Every physician has a noncompliant patient. The problem arises when the patient doesn't want to leave, and you don't know how to get rid of him.
Every physician has a noncompliant patient. The problem arises when the patient doesn't want to leave, and you don't know how to get rid of him. Can you be accused of patient abandonment if you stop seeing him? Are you placing your practice at risk if you continue to see him?
Two often-competing principles must be considered. The first principle is you cannot abandon a patient once you've undertaken care. That does not mean you are obligated to care for that patient under any circumstances. Indeed, except for assuring that the patient is not in immediate harm, there are generally no legal or ethical considerations on terminating a relationship. The second principle is your legal and ethical obligation to provide care that is consistent with community standards, and state and federal laws. When patient care forces you to compromise those obligations, you must terminate the relationship.
Here are some guidelines to consider if faced with this situation:
• The relationship should be terminated if the patient has engaged in an abuse of trust, also by sending a 30-day letter.
A 30-day letter should be sent by certified mail, return receipt requested. Since patients don't have to accept certified mail, a second copy should be sent by regular mail, and this should be reflected in your chart. It should read something like this:
"Dear Patient: I regret that I will no longer be able to provide you with medical care. During the next 30 days, I will provide you with treatment only in the event of an emergency or as necessary to avoid disruption in ongoing treatment. After 30 days, I will no longer provide you with treatment under any circumstances. Please use the next 30 days to locate another provider. You may wish to consult with your insurance company, local hospital, or county medical society."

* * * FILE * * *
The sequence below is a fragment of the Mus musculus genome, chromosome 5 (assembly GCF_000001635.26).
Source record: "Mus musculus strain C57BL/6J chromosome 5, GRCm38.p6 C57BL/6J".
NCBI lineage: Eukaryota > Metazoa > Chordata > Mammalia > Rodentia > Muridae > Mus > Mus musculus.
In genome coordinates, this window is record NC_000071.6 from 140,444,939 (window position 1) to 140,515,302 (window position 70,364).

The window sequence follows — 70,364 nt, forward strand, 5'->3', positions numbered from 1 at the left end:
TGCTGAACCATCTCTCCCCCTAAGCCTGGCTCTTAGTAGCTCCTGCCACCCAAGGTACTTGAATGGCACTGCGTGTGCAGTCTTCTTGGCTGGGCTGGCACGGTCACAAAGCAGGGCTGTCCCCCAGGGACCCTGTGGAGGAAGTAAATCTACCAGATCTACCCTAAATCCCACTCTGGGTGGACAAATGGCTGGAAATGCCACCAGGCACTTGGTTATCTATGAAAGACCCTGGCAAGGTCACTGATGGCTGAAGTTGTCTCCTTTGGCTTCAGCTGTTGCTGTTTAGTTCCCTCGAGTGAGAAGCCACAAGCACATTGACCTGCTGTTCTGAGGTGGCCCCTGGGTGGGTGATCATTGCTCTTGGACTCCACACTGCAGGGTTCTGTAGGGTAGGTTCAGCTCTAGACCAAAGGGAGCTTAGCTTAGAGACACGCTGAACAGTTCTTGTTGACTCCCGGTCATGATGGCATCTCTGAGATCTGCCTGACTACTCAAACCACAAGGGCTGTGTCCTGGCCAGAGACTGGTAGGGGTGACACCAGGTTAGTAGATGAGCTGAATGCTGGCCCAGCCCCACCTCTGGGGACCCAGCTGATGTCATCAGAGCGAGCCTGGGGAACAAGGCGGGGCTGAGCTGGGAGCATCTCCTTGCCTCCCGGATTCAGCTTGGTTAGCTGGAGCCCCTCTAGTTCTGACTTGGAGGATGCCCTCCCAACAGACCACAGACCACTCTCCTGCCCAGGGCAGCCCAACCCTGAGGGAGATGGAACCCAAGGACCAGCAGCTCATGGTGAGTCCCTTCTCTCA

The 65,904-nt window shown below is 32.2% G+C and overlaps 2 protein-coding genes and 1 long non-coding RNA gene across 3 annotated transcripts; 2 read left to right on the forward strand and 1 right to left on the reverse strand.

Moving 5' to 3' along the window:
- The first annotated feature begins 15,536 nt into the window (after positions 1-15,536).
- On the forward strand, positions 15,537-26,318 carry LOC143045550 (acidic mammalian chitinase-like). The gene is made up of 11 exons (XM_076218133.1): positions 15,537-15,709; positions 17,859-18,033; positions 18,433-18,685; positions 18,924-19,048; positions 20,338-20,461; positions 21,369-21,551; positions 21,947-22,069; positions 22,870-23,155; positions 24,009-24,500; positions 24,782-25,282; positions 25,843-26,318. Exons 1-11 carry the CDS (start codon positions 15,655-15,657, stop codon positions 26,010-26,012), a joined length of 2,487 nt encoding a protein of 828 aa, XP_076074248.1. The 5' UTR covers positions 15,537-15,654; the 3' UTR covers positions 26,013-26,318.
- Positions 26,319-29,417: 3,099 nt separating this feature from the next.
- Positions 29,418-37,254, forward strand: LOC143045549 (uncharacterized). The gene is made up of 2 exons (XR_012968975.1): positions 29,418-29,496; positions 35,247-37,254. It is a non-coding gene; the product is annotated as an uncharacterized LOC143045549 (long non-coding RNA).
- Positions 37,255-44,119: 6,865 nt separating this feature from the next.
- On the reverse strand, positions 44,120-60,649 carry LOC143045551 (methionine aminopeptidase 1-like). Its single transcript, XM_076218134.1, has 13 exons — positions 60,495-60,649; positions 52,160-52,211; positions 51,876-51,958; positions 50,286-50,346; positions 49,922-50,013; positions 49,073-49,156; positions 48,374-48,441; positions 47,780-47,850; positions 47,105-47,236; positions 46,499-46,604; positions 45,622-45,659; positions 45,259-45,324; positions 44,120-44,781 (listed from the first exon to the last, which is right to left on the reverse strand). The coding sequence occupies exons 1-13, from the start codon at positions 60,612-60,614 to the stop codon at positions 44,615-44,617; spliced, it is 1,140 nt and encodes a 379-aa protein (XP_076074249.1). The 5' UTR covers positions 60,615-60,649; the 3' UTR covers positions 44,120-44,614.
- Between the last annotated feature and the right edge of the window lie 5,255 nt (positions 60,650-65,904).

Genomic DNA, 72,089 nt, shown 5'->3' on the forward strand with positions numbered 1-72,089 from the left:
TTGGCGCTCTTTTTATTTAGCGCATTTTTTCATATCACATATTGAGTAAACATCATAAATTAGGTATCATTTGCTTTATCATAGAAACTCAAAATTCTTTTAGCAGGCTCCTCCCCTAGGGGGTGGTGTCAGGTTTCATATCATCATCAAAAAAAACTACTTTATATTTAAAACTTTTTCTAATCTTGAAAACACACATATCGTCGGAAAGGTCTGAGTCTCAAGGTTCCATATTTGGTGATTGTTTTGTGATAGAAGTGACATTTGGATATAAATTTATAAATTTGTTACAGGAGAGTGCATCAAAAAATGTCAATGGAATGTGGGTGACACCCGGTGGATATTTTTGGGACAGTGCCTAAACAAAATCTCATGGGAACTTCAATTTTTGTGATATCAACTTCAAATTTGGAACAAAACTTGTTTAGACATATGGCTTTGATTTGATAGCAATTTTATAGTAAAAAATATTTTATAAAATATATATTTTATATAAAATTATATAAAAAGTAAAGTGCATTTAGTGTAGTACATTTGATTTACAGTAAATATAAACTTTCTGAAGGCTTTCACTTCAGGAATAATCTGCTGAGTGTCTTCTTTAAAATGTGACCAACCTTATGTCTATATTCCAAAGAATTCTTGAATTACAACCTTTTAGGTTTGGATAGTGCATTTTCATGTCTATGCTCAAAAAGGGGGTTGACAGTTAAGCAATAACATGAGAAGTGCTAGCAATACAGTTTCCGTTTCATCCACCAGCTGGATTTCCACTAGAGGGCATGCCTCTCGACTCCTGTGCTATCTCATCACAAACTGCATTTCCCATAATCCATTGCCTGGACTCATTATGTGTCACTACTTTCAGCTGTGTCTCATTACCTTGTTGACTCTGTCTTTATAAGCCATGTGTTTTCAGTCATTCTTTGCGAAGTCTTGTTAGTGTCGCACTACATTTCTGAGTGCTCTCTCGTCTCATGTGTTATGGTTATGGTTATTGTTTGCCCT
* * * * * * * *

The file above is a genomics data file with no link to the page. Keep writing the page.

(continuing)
There may be an occasion where the 30 days has expired and, through no fault of the patient, alternative care is not available. In such instances, it may be prudent to provide one additional 30-day extension and assist the patient in finding alternative care.
But the patient should sign a statement indicating that care or treatment will be provided on the condition that he will no longer seek medical care or treatment from you. Be sure the patient knows that you are not rescinding your prior decision to terminate care.
When going along with compromised patient care because the patient claims to be unable to obtain the care you recommend, remember the adage "No good deed goes unpunished."
If the patient gets sicker, if a diagnosis is missed, or if the patient is found to be addicted to controlled substances that you have prescribed without objective findings, your explanation that you were just trying to help may fall on deaf ears.
The author is a health law attorney with Kern Augustine Conroy & Schoppmann in Bridgewater, New Jersey; Lake Success, New York; and Philadelphia. He can be reached at email@example.com
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